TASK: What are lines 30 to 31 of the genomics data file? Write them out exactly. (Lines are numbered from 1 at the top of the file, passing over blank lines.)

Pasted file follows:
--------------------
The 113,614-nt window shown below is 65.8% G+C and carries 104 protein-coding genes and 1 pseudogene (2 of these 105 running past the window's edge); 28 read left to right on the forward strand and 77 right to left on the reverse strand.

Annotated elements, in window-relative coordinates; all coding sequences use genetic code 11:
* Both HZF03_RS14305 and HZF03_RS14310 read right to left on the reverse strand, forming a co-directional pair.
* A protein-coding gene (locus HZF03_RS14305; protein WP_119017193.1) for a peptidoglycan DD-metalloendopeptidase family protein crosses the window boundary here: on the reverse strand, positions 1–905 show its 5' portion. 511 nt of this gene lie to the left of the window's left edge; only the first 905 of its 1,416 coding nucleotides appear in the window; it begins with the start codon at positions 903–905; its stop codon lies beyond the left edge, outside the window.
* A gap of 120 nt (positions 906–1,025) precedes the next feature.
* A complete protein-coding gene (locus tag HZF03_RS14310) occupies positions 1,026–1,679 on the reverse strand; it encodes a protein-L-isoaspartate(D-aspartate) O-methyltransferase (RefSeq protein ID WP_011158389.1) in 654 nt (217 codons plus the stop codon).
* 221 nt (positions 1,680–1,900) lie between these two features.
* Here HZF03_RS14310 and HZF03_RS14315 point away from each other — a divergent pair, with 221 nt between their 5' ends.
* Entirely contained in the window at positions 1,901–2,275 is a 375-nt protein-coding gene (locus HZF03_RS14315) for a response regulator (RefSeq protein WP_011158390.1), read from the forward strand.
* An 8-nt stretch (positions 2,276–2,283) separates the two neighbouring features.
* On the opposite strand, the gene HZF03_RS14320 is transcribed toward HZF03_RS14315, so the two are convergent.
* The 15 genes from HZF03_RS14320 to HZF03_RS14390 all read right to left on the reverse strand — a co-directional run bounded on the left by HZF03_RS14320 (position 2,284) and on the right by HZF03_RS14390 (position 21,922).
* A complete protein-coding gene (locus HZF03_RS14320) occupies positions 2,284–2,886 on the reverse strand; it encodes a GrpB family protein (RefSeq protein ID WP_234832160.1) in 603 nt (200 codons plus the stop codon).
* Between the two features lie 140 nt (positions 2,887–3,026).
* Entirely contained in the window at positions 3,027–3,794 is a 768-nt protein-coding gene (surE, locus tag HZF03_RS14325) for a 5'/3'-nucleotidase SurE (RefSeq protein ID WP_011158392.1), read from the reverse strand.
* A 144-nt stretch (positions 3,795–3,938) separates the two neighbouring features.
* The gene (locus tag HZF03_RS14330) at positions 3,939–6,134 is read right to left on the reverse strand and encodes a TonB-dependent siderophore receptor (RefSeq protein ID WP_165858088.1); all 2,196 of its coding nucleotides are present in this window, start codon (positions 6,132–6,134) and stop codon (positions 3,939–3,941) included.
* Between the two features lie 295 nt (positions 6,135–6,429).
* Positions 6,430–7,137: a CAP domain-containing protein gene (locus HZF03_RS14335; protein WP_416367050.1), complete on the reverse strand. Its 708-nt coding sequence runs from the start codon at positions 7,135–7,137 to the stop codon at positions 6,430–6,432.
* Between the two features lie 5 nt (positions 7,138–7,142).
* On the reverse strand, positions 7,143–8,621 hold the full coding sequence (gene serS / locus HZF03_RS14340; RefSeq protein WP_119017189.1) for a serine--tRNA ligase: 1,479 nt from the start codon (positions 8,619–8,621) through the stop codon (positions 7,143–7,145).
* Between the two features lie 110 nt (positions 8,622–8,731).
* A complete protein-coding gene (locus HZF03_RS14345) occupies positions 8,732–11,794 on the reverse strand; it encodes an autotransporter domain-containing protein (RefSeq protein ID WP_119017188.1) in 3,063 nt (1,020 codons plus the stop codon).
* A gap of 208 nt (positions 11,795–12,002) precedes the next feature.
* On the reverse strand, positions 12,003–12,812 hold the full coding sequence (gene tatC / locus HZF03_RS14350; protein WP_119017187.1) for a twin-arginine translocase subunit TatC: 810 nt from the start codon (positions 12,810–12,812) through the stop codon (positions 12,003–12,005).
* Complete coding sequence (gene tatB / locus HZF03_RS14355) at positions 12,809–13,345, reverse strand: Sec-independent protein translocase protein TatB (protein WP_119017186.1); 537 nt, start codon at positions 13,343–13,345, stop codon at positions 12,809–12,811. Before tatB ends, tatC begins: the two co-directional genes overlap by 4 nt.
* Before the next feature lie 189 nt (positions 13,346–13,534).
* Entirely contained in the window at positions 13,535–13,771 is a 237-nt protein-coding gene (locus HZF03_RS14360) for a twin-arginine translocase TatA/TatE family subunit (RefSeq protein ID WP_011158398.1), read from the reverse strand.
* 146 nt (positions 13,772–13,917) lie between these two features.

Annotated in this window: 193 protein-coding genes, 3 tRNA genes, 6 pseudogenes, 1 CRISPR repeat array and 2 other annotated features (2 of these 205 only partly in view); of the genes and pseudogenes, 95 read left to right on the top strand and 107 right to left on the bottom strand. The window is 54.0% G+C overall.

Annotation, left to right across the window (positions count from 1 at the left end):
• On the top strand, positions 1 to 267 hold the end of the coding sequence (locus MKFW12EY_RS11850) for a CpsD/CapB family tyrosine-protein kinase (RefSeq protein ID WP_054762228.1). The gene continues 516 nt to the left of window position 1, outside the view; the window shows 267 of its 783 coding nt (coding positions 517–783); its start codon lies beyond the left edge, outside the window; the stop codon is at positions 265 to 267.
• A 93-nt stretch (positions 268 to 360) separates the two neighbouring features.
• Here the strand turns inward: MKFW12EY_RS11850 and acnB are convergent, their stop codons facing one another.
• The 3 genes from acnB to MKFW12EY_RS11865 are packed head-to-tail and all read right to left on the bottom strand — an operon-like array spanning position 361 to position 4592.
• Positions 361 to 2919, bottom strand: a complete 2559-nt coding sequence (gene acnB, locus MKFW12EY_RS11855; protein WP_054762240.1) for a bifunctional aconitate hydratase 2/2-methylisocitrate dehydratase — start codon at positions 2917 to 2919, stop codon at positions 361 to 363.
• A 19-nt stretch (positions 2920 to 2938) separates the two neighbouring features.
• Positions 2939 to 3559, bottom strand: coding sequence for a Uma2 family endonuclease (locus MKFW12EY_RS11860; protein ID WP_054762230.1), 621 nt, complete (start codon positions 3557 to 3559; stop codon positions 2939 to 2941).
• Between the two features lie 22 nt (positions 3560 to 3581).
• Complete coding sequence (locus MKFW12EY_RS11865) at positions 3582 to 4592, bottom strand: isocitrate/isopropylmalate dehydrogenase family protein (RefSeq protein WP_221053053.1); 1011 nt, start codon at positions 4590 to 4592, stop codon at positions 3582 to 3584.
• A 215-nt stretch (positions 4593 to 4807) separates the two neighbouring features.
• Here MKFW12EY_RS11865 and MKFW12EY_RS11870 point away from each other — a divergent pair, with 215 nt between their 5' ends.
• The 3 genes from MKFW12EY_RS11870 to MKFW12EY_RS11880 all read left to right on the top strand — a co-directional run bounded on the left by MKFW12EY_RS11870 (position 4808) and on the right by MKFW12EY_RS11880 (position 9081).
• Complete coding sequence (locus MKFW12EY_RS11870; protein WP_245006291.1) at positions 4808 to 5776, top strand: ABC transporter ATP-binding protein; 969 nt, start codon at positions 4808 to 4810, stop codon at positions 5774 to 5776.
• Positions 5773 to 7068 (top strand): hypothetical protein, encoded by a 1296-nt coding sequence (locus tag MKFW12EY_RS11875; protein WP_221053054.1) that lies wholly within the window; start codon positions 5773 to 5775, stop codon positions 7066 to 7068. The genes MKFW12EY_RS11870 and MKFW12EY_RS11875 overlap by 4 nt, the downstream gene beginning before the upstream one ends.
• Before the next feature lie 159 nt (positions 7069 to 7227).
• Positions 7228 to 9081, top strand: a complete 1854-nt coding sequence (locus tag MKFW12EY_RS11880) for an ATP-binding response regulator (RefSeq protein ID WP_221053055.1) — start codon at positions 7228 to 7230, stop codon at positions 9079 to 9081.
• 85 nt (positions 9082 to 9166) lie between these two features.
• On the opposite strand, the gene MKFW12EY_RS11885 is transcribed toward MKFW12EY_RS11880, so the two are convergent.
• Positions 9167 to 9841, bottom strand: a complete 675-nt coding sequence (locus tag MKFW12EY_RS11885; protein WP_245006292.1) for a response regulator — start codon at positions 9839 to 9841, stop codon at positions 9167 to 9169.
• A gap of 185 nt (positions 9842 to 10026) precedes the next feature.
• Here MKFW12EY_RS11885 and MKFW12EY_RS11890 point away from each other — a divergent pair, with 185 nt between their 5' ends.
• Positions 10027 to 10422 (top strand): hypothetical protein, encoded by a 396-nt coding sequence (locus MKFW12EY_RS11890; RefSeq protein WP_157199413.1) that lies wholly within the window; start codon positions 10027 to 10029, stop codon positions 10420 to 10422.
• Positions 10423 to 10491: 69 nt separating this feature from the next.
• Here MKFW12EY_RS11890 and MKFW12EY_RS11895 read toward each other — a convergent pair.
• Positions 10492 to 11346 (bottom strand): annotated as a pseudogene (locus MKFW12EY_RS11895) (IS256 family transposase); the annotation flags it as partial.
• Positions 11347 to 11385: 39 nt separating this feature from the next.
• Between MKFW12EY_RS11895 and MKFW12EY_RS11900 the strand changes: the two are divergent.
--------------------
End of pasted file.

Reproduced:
Annotated in this window: 193 protein-coding genes, 3 tRNA genes, 6 pseudogenes, 1 CRISPR repeat array and 2 other annotated features (2 of these 205 only partly in view); of the genes and pseudogenes, 95 read left to right on the top strand and 107 right to left on the bottom strand. The window is 54.0% G+C overall.

Annotation, left to right across the window (positions count from 1 at the left end):